No, they went across the street in downtown Beirut, in the government’s seat across from the Grand Omeyyad Mosque, and stood their ground (i.e. carried out with their meeting). The council of ministers took place under the watchful eye of a huge mobilization 10,000 freshly recruited contingent of Lebanon’s Internal Security Forces, who crowded downtown... Not all of them may have been there, but there were far more than Berri’s all-Shiite Parliament force, whose members were overcrowded by the new visitors… Few recall such a massive deployment of force.

Those were apparently mostly Sunni from Lebanon’s upcoming demographic reservoir, Dennyeh and Akkar in the North. In Lebanon’s crass sectarian calculation, Shiites “number advantage” is not what it used to be, and Iran's newfound power may not last beyond this current oil bubble.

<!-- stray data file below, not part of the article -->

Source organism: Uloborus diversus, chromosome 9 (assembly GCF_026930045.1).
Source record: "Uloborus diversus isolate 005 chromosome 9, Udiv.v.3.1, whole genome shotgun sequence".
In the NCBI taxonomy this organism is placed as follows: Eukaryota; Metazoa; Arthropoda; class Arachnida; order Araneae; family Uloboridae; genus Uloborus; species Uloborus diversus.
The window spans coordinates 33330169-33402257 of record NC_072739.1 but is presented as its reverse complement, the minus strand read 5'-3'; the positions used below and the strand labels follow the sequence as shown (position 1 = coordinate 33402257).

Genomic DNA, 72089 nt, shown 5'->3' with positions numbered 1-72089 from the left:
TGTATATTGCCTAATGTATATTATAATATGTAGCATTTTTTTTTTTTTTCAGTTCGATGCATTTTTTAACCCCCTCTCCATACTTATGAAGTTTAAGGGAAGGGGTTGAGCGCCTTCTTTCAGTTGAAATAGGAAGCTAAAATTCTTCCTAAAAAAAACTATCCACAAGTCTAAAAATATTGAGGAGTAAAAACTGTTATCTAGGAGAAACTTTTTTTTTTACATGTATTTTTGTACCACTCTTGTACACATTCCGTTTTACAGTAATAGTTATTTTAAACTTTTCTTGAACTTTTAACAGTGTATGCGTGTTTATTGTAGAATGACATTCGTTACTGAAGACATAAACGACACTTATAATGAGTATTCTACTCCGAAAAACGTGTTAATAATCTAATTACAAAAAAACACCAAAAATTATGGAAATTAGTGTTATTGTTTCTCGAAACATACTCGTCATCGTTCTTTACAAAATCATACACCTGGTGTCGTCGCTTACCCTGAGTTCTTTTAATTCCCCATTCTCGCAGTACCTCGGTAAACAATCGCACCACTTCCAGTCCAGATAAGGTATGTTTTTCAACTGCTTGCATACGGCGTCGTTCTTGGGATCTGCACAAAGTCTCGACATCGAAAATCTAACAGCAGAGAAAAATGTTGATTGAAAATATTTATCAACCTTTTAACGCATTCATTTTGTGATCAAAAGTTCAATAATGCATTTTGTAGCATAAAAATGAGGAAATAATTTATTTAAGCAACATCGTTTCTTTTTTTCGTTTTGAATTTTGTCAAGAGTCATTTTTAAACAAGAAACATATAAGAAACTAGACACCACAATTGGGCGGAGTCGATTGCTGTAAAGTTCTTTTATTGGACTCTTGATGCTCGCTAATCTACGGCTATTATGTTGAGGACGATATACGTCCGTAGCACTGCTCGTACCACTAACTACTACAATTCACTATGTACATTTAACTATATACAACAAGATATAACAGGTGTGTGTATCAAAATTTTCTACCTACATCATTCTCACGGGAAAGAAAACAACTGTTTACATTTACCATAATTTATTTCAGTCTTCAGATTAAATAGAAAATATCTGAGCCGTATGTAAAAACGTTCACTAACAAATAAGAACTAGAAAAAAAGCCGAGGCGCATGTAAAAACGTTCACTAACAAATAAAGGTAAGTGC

They have been making babies up north too… And Fatfat had been busy

علّمناهن على الشحادهسبقونا على الأبواب

The Mosque, by the way, was the one long converted from the Crusader’s St. Jean Church. Those same crusaders who carried out the massacre, or “Butchery”, at Beirut’s Baouchrieh entrance, near Nahr el Mot (the “River of Death”). Again, I digress…

But the point remains that ancient history is still current in many respects; when the Sunni Mufti calls Hariri the Hussein of this era, Hezb better stand up and notice. Ashoura notwithstanding, when they back it up with troops, better stand up and notice.

Pace Baker, he may not carry as much weight as many think; his report is not all it’s cracked up to be, and Lebanon may not be sold out this time, regardless of the hopes of many